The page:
For most of us outside the subject, mathematics is difficult to understand. Even insiders do not always seem to find it completely straightforward. Bertrand Russell, the philosopher and mathematician, said “mathematics may be defined as the subject in which we never know what we are talking about, nor whether what we are saying is true”.

Russell’s “definition” probably overstates his own incomprehension but it does not begin to scratch the surface of mine. For me the questions of what mathematicians are talking about, or whether it is true, are a long way down the road. I want to know how they decide what can be said, and whether they could have decided to say different things. Does mathematics consist of truths that were already there, that mathematicians have discovered, or is it a series of ingenious inventions that they have fabricated? Surprisingly, not all mathematicians give the same answer to this question.

Most mathematicians are platonists as far as their subject is concerned. They accept the view of Plato, the ancient greek philosopher, who believed that knowledge exists before men discover it. Initially we get only the faintest glimmering of knowledge – Plato described it as like looking at shadows cast by firelight – but we can achieve a clear understanding by the application of reason.

In support of the platonist view David Fowler of the University of Warwick cites the “unreasonable accuracy” of mathematics. By using mathematical theories of quantum mechanics physicists can predict the magnetic properties of the electron. Physical measurements agree with the prediction to an accuracy of one part in 100 million.

The fact that mathematics makes it possible to describe the world so accurately makes it hard to dismiss it as a mere fabrication. Even so, Fowler admits that there are many tantalising difficulties. Not the least of these is the question of how mathematicians could find out things about the real world by making up puzzles about it, rather than by investigating it directly.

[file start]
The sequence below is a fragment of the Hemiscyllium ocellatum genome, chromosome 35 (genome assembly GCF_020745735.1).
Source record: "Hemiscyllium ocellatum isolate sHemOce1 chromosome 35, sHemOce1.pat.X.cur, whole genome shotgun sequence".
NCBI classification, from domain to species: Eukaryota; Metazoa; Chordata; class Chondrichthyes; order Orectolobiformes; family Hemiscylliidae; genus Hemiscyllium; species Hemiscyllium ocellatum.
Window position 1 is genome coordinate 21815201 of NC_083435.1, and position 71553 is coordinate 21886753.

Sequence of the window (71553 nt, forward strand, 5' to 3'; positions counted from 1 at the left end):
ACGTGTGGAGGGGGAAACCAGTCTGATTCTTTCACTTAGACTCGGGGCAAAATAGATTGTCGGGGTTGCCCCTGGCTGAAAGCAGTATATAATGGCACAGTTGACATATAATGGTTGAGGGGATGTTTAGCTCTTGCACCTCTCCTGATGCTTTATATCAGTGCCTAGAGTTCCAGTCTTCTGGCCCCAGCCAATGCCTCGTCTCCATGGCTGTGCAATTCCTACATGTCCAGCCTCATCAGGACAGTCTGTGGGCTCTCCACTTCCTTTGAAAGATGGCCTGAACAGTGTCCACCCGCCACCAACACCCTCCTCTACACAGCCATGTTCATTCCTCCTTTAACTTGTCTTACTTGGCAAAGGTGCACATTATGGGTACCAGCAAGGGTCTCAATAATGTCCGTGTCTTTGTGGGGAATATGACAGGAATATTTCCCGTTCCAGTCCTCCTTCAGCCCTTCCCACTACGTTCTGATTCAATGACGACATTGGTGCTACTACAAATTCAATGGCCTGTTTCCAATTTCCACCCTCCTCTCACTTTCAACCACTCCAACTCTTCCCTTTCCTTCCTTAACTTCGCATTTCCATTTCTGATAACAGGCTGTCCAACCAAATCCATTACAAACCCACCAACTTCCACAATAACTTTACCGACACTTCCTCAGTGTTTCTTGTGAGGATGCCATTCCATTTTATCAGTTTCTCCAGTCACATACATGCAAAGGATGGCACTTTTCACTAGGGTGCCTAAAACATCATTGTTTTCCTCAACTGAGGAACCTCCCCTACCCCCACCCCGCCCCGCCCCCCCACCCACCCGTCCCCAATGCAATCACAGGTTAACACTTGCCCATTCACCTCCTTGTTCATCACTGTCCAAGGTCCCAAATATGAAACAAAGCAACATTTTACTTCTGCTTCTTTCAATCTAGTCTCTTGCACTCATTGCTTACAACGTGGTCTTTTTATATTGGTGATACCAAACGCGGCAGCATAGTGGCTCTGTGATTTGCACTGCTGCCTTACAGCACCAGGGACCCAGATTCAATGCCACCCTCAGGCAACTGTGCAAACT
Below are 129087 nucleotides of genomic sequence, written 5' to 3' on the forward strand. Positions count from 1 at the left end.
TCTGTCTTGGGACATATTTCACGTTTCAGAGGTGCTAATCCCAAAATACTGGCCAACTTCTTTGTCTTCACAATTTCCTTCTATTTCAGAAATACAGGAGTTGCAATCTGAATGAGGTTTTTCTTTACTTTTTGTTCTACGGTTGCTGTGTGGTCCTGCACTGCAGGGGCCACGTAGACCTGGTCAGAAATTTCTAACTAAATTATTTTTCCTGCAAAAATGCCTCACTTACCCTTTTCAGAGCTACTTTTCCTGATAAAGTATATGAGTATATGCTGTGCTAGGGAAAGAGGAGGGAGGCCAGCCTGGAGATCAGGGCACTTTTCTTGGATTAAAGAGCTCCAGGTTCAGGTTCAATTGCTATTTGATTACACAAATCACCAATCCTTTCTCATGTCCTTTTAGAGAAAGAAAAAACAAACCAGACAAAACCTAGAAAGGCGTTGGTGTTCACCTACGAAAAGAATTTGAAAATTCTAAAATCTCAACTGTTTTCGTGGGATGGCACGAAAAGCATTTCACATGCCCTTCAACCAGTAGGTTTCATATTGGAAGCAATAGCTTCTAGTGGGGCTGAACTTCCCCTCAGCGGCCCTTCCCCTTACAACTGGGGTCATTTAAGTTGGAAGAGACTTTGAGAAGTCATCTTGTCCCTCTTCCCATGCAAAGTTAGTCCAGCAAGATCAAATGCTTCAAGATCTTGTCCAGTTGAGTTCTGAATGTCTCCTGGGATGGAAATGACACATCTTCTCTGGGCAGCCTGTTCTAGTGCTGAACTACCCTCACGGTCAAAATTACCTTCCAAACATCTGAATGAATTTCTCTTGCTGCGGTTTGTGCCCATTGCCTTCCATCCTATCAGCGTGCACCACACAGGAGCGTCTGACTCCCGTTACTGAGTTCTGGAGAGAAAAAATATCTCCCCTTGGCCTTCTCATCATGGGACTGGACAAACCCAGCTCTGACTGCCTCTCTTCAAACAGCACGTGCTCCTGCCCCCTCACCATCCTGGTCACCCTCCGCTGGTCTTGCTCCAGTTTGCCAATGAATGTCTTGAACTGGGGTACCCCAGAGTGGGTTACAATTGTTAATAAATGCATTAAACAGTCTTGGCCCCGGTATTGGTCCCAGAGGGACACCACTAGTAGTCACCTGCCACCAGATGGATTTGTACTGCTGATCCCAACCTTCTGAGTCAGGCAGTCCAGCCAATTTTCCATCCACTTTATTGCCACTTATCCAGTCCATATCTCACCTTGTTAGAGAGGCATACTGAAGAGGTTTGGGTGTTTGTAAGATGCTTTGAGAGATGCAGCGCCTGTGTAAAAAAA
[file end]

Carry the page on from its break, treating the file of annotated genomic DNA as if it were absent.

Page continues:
“Serious mathematics often grows out of puzzles and serious mathematicians often indulge in them” Fowler says. The rules of the puzzles are well established, and the games are all aimed at trying to work out what are the consequences that follow from the rules. Fowler concedes that it isn’t really possible to say why mathematics should provide such good descriptions of science and nature. “The rules of mathematics have nothing to do with the real world” he says.

Paul Ernest of the University of Exeter is one of the rarer breed who believes that mathematics is fallible. He emphasizes that it consists of a series of games with agreed rules. Just because following the rules leads to surprising and useful results doesn’t change the fact that the rules were invented in the first place he says. He explains the stability of mathematics by the strong traditions within the subject in terms of the problems to be solved and the methods for solving them.

But the stability of the individual areas does not prevent growth of the subject as a whole. “Mathematics is an amazing subject where you can invent new areas” Ernest says. This has always been the case. Many of the new areas have grown in response to external needs. Arithmetic was invented to support taxation in the ancient world, other branches grew up in response to the needs of astronomers, navigators, military gunners, gamblers, insurance companies, and even scientists. In recent decades information systems, missile guidance and cryptography have been significant driving forces. According to Ernest it is the fact that mathematics usually starts off from real world problems that explains its usefulness in solving them.

Fowler concedes that new branches of mathematics can be opened up. But he talks in terms of discovery rather than invention. “It’s like exploring a landscape and suddenly you find another world that you never dreamed existed.” But the new worlds of mathematics always link up with the old ones. This supports the view that they were waiting to be discovered.

John Coates, of the University of Cambridge works on number theory, a large branch of which deals with the properties of integers (whole numbers) and rational numbers (numbers formed by dividing one integer by another). “Many things that are trivially easy to do with irrational numbers (infinitely recurring decimals) are impossible with rational numbers. Integers turn out to have the most interesting properties of all.” Coates says.

Coates has no doubt that number theorists are “uncovering a structure that’s there already.” Number theory links up with many other branches of mathematics implicating them in the preexisting structure – the proof of Fermat’s last theorem depended on linking together many new and esoteric branches of mathematics even though the theorem itself is over three hundred years old, and only mentions integers.

In the end, Fowler suggests that perhaps the most important reason that mathematics are Platonists is that they are too modest. “They can’t beieve that they could possibly make up something so subtle” he says.